Collage of images of different climate proxies: sediment cores, ice cores, clam shells, tree rings, fossil midges, and fossil leaves.

Scientists say that the Earth’s climate is changing much faster now than in the past. How do scientists know about past climates on Earth?

Quick Answer

Scientists know about ancient climates from climate proxies: biological, chemical, physical, and geological records that are chronologically dated, calibrated, and analyzed with great care.


People existed thousands of years ago, but our distant ancestors didn’t have equipment like we do today to measure climate variables like temperature and rainfall.  We can imagine that our ancestors sat around fires and talked about weather events such as severe storms and drought, but we don’t have records of those conversations.

Luckily, we have something else to tell us about climates of the past: climate proxies, which are biological, physical, and chemical records in nature that preserve Earth’s climate history and substitute for direct measurements.  Examples of these are ice cores from glaciers and ice sheets, sediment cores from the bottom of the ocean and lakes, tree rings, coral skeletons, clam shells, leaf fossils, and other natural records.

For example, some of the most finely detailed climate records come from ice cores: cylinders of ice that are extracted from the Antarctic and Greenland ice sheets, and from mountain glaciers around the world. Glacial ice forms from layer upon layer of seasonal snow that eventually gets compressed into ice, and the deeper you drill in the ice, the farther back in time you go. Scientists can date the cores from annual layers that are preserved in the ice.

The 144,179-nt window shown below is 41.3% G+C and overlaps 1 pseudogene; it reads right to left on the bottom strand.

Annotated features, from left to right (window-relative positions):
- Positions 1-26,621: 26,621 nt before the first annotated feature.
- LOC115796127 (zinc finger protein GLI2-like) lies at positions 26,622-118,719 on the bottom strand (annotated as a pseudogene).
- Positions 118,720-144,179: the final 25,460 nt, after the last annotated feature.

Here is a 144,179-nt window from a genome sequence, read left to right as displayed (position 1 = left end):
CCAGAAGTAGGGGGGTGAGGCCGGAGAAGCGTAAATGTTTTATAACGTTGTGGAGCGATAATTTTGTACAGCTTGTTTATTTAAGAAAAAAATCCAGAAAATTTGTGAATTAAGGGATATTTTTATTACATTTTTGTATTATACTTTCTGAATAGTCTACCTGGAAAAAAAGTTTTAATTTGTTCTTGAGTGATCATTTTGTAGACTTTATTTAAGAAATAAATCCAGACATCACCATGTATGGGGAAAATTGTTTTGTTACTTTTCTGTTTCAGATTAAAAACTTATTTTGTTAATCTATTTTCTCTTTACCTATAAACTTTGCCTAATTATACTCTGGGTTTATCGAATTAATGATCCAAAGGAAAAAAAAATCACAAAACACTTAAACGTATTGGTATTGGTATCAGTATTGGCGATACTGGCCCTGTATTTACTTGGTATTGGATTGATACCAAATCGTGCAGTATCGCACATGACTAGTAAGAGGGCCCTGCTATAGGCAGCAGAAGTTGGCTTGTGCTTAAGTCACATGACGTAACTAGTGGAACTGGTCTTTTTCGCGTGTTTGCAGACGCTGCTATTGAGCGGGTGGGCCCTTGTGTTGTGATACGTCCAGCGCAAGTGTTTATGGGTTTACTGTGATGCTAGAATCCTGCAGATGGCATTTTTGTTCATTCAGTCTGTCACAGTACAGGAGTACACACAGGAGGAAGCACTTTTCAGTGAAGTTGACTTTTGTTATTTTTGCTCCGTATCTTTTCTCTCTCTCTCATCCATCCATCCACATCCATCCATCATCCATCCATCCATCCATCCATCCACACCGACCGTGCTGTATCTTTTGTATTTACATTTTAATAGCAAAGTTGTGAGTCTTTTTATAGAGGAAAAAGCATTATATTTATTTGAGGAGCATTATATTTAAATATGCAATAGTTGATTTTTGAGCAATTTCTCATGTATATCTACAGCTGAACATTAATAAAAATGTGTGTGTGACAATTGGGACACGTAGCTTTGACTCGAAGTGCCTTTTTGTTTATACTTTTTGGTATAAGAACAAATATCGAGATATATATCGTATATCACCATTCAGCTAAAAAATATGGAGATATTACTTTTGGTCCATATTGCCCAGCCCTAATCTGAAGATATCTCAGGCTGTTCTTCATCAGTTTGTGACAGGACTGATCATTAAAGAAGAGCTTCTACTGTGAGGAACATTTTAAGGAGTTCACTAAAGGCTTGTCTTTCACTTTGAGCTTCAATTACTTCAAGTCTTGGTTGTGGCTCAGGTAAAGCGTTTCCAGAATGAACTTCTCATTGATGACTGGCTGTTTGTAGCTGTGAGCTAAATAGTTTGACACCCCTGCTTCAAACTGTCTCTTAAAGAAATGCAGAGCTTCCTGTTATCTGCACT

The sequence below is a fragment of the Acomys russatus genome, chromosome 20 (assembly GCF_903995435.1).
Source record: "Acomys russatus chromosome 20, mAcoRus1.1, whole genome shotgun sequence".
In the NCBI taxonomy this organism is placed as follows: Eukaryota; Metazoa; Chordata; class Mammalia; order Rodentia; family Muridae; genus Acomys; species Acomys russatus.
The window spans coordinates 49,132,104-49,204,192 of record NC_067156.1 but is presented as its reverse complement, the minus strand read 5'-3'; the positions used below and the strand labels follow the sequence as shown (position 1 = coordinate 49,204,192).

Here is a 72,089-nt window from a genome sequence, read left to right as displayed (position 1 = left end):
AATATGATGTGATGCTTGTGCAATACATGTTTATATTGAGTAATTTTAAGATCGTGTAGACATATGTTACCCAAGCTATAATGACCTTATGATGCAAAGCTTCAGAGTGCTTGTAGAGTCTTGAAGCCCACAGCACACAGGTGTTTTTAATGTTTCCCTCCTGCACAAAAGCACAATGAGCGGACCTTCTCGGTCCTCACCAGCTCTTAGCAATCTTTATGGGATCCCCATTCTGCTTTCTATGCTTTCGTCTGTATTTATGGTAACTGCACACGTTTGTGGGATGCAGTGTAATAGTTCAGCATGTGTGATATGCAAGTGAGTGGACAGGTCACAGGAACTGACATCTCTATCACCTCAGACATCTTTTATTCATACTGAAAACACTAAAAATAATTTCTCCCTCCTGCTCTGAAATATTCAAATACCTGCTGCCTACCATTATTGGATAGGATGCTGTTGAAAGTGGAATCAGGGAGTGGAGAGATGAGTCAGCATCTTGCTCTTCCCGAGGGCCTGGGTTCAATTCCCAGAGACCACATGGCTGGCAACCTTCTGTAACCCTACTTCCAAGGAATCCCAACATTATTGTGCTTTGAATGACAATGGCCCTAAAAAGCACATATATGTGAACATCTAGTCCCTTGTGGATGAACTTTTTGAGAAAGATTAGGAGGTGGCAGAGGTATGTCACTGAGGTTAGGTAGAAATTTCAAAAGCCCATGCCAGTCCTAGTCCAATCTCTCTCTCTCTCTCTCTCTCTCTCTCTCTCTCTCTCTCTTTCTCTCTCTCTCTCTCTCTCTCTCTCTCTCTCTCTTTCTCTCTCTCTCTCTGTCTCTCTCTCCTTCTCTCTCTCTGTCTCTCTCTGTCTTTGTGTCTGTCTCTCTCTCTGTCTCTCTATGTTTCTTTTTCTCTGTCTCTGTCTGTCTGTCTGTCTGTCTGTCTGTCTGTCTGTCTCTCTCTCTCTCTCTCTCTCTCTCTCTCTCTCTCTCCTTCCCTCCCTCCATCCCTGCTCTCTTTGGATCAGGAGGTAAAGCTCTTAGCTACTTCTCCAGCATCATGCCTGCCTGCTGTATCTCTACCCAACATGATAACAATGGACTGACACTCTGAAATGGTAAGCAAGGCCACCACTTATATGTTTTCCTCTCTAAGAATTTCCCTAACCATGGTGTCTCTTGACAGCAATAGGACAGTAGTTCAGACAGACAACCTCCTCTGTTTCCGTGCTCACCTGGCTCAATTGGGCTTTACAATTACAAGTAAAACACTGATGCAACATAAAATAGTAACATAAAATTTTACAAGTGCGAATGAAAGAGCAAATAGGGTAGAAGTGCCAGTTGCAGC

To learn about past climates from ice cores, scientist use the fact that there is a known relationship between the ratios of stable oxygen and hydrogen isotopes in the ice and the temperature at the time the snow fell. Since the isotopes are stable, they don’t change over even billions of years, so the isotope ratios preserve this temperature information.


Photo of drifting snow outside a tent at an ice core drill site in Antarctica
Photo of two people working on drilling ice cores in Antarctica

Photos from an ice core drill site in West Antarctica. Left: drifting snow outside of a logging shelter, photo by Gary Chow. Right: inside the drill shelter, photo by Bruce Vaughn. Photos from West Antarctic Ice Sheet Divide Ice Core project gallery.


Carbon dioxide levels come from measurements of tiny air bubbles that were trapped in the ice at the time the ice formed. The ancient air—and its chemical composition—is preserved in these bubbles, and in this way we can learn about the concentration of greenhouse gases in the atmosphere from hundreds of thousands of years ago.


Graph of surface temperature and atmospheric carbon dioxide over time, from 800,000 years ago to today, showing periodic fluctuations up until the last approximately 100 years, when carbon dioxide increases rapidly and far out of the range of natural variability.

Graphs of Antarctic surface temperature and atmospheric carbon dioxide data from about 800,000 years ago to 2020. Data from before 1958 come from Antarctic ice cores. Similar temperature patterns are seen in ice and sediment core data from other parts of the world, indicating that these climate changes were global.  Carbon dioxide is well mixed in the atmosphere, so the carbon dioxide levels in Antarctic ice cores are indicative of global levels. Image by Ingrid Zabel for PRI’s [email protected] project (CC BY-NC-SA 4.0 license)

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Image at top by Ingrid Zabel for PRI's [email protected] project (CC BY-NC-SA 4.0 license), with the following photos: